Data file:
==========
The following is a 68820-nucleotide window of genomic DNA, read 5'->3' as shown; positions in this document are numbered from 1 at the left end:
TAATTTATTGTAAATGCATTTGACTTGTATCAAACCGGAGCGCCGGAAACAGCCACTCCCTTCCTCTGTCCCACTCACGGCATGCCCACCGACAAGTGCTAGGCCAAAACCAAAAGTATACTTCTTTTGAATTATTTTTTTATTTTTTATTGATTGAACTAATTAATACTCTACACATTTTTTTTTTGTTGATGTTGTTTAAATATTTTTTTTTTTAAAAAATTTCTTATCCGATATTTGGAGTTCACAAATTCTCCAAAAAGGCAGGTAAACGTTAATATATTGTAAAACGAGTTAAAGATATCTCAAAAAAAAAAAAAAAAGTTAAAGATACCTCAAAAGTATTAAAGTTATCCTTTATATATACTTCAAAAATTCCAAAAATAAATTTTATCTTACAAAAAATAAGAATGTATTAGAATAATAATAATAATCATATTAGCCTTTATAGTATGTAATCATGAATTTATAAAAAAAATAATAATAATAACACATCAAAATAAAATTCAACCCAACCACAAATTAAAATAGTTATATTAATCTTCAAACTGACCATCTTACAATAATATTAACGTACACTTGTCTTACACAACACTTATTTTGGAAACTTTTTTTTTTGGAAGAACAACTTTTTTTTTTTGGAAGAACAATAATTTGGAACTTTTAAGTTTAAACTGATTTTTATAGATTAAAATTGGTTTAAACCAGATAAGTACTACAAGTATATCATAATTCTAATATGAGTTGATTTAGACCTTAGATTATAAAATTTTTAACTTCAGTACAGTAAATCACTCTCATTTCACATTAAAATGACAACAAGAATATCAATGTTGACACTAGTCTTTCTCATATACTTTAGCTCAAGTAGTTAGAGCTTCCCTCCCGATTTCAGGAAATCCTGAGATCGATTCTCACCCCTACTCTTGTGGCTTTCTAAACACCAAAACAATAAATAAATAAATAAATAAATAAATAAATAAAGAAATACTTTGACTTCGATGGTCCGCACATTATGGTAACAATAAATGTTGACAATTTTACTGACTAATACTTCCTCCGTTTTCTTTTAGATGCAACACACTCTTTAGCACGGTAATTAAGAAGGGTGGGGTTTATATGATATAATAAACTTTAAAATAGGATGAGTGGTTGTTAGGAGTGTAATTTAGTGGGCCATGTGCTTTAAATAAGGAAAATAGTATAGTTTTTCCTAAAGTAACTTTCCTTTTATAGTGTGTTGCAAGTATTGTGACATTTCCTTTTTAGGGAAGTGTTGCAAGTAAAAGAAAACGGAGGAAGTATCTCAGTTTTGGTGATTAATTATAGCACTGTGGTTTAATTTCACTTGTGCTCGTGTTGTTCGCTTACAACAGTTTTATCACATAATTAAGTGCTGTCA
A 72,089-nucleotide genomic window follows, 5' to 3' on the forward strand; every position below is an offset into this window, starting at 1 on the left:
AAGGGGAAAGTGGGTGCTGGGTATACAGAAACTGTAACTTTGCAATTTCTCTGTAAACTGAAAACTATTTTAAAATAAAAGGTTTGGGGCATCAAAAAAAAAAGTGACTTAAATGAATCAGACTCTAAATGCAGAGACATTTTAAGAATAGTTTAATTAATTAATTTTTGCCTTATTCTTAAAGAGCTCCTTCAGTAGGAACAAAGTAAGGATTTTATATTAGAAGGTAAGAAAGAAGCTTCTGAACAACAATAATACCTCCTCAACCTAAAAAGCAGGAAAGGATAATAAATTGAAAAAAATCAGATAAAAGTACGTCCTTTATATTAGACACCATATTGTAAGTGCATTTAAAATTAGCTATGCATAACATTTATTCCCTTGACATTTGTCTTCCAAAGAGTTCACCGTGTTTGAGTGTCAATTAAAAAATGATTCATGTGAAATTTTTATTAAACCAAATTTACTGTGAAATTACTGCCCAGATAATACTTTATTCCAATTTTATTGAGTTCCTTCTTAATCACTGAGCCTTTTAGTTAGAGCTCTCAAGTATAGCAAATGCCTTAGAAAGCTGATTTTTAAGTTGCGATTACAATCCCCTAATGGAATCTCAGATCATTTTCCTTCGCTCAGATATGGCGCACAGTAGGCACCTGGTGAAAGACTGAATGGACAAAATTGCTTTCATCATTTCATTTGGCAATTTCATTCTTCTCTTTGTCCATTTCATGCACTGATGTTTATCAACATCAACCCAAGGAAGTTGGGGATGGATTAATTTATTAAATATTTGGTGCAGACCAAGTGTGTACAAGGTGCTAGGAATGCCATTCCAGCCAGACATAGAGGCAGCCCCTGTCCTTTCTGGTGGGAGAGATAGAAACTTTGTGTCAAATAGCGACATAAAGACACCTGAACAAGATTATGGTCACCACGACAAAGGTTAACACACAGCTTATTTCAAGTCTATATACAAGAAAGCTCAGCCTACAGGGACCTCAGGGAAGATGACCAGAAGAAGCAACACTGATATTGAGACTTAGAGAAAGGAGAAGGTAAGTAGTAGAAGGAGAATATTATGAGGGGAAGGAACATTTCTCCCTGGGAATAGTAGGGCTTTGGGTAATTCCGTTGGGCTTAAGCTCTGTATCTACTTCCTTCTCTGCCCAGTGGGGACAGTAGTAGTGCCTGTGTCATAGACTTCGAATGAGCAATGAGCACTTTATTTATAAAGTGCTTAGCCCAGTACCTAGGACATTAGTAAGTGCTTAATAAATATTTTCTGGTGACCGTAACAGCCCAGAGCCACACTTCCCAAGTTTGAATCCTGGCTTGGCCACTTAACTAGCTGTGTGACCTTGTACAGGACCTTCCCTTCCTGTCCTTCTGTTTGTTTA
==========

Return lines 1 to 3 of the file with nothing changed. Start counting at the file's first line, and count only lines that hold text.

The following is a 68820-nucleotide window of genomic DNA, read 5'->3' as shown; positions in this document are numbered from 1 at the left end:
TAATTTATTGTAAATGCATTTGACTTGTATCAAACCGGAGCGCCGGAAACAGCCACTCCCTTCCTCTGTCCCACTCACGGCATGCCCACCGACAAGTGCTAGGCCAAAACCAAAAGTATACTTCTTTTGAATTATTTTTTTATTTTTTATTGATTGAACTAATTAATACTCTACACATTTTTTTTTTGTTGATGTTGTTTAAATATTTTTTTTTTTAAAAAATTTCTTATCCGATATTTGGAGTTCACAAATTCTCCAAAAAGGCAGGTAAACGTTAATATATTGTAAAACGAGTTAAAGATATCTCAAAAAAAAAAAAAAAAGTTAAAGATACCTCAAAAGTATTAAAGTTATCCTTTATATATACTTCAAAAATTCCAAAAATAAATTTTATCTTACAAAAAATAAGAATGTATTAGAATAATAATAATAATCATATTAGCCTTTATAGTATGTAATCATGAATTTATAAAAAAAATAATAATAATAACACATCAAAATAAAATTCAACCCAACCACAAATTAAAATAGTTATATTAATCTTCAAACTGACCATCTTACAATAATATTAACGTACACTTGTCTTACACAACACTTATTTTGGAAACTTTTTTTTTTGGAAGAACAACTTTTTTTTTTTGGAAGAACAATAATTTGGAACTTTTAAGTTTAAACTGATTTTTATAGATTAAAATTGGTTTAAACCAGATAAGTACTACAAGTATATCATAATTCTAATATGAGTTGATTTAGACCTTAGATTATAAAATTTTTAACTTCAGTACAGTAAATCACTCTCATTTCACATTAAAATGACAACAAGAATATCAATGTTGACACTAGTCTTTCTCATATACTTTAGCTCAAGTAGTTAGAGCTTCCCTCCCGATTTCAGGAAATCCTGAGATCGATTCTCACCCCTACTCTTGTGGCTTTCTAAACACCAAAACAATAAATAAATAAATAAATAAATAAATAAATAAAGAAATACTTTGACTTCGATGGTCCGCACATTATGGTAACAATAAATGTTGACAATTTTACTGACTAATACTTCCTCCGTTTTCTTTTAGATGCAACACACTCTTTAGCACGGTAATTAAGAAGGGTGGGGTTTATATGATATAATAAACTTTAAAATAGGATGAGTGGTTGTTAGGAGTGTAATTTAGTGGGCCATGTGCTTTAAATAAGGAAAATAGTATAGTTTTTCCTAAAGTAACTTTCCTTTTATAGTGTGTTGCAAGTATTGTGACATTTCCTTTTTAGGGAAGTGTTGCAAGTAAAAGAAAACGGAGGAAGTATCTCAGTTTTGGTGATTAATTATAGCACTGTGGTTTAATTTCACTTGTGCTCGTGTTGTTCGCTTACAACAGTTTTATCACATAATTAAGTGCTGTCA
A 72,089-nucleotide genomic window follows, 5' to 3' on the forward strand; every position below is an offset into this window, starting at 1 on the left: